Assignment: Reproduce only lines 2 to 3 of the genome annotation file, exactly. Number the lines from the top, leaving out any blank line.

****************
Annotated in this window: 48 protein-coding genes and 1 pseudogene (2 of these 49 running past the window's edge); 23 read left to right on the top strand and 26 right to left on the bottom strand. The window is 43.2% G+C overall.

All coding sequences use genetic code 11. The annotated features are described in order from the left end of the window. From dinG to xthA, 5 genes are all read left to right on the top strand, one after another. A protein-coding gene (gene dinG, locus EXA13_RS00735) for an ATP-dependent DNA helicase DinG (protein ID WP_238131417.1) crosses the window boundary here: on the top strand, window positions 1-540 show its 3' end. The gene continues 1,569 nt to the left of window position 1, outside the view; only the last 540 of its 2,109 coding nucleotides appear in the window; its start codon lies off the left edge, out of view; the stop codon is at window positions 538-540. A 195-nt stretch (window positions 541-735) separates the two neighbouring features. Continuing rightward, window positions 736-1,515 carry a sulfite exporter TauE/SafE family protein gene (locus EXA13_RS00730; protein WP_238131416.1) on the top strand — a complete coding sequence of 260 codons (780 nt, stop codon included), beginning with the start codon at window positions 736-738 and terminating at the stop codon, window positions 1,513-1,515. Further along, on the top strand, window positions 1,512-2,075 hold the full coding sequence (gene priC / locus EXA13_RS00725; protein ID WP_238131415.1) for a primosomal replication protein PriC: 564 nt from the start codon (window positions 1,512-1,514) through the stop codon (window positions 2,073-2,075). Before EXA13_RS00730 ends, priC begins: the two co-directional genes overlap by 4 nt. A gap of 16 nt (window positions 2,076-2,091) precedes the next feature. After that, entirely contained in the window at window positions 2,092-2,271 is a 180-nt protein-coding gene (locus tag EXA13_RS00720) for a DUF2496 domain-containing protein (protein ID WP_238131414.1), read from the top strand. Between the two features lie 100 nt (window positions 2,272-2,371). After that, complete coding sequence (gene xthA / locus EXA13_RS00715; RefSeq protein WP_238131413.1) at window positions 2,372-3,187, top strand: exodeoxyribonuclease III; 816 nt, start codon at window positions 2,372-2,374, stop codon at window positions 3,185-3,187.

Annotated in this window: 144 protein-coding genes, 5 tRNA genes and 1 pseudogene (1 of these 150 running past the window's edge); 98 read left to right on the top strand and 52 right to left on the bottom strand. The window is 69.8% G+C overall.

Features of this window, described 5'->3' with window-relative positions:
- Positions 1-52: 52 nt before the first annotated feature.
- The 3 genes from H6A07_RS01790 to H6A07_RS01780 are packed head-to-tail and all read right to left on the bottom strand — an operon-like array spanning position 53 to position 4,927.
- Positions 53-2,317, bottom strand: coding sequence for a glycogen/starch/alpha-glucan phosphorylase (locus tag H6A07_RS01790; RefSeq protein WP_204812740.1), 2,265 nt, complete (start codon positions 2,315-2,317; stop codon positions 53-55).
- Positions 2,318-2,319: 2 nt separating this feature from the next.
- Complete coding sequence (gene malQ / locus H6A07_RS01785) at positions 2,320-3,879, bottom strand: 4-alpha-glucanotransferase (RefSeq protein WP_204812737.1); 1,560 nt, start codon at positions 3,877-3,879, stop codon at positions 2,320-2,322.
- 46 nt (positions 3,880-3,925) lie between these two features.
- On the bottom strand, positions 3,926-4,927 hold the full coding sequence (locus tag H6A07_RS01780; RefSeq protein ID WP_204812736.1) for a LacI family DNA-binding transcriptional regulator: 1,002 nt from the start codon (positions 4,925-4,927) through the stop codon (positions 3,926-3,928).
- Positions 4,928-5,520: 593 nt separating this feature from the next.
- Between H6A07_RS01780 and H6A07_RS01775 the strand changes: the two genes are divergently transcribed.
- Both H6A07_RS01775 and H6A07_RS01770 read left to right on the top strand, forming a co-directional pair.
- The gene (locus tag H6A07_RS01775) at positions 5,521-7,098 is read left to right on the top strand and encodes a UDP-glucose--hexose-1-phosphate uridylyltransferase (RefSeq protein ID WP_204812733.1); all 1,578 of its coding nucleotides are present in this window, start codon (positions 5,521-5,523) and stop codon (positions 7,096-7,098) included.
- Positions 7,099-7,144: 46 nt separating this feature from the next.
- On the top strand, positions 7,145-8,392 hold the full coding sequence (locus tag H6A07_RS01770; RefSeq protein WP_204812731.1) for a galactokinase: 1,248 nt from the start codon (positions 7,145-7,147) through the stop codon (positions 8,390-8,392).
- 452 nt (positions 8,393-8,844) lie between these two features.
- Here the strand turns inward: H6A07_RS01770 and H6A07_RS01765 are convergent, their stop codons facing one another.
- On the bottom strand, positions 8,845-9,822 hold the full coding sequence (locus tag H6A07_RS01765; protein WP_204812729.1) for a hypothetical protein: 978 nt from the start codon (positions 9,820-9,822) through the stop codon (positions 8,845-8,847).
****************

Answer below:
All coding sequences use genetic code 11. The annotated features are described in order from the left end of the window. From dinG to xthA, 5 genes are all read left to right on the top strand, one after another. A protein-coding gene (gene dinG, locus EXA13_RS00735) for an ATP-dependent DNA helicase DinG (protein ID WP_238131417.1) crosses the window boundary here: on the top strand, window positions 1-540 show its 3' end. The gene continues 1,569 nt to the left of window position 1, outside the view; only the last 540 of its 2,109 coding nucleotides appear in the window; its start codon lies off the left edge, out of view; the stop codon is at window positions 538-540. A 195-nt stretch (window positions 541-735) separates the two neighbouring features. Continuing rightward, window positions 736-1,515 carry a sulfite exporter TauE/SafE family protein gene (locus EXA13_RS00730; protein WP_238131416.1) on the top strand — a complete coding sequence of 260 codons (780 nt, stop codon included), beginning with the start codon at window positions 736-738 and terminating at the stop codon, window positions 1,513-1,515. Further along, on the top strand, window positions 1,512-2,075 hold the full coding sequence (gene priC / locus EXA13_RS00725; protein ID WP_238131415.1) for a primosomal replication protein PriC: 564 nt from the start codon (window positions 1,512-1,514) through the stop codon (window positions 2,073-2,075). Before EXA13_RS00730 ends, priC begins: the two co-directional genes overlap by 4 nt. A gap of 16 nt (window positions 2,076-2,091) precedes the next feature. After that, entirely contained in the window at window positions 2,092-2,271 is a 180-nt protein-coding gene (locus tag EXA13_RS00720) for a DUF2496 domain-containing protein (protein ID WP_238131414.1), read from the top strand. Between the two features lie 100 nt (window positions 2,272-2,371). After that, complete coding sequence (gene xthA / locus EXA13_RS00715; RefSeq protein WP_238131413.1) at window positions 2,372-3,187, top strand: exodeoxyribonuclease III; 816 nt, start codon at window positions 2,372-2,374, stop codon at window positions 3,185-3,187.

Annotated in this window: 144 protein-coding genes, 5 tRNA genes and 1 pseudogene (1 of these 150 running past the window's edge); 98 read left to right on the top strand and 52 right to left on the bottom strand. The window is 69.8% G+C overall.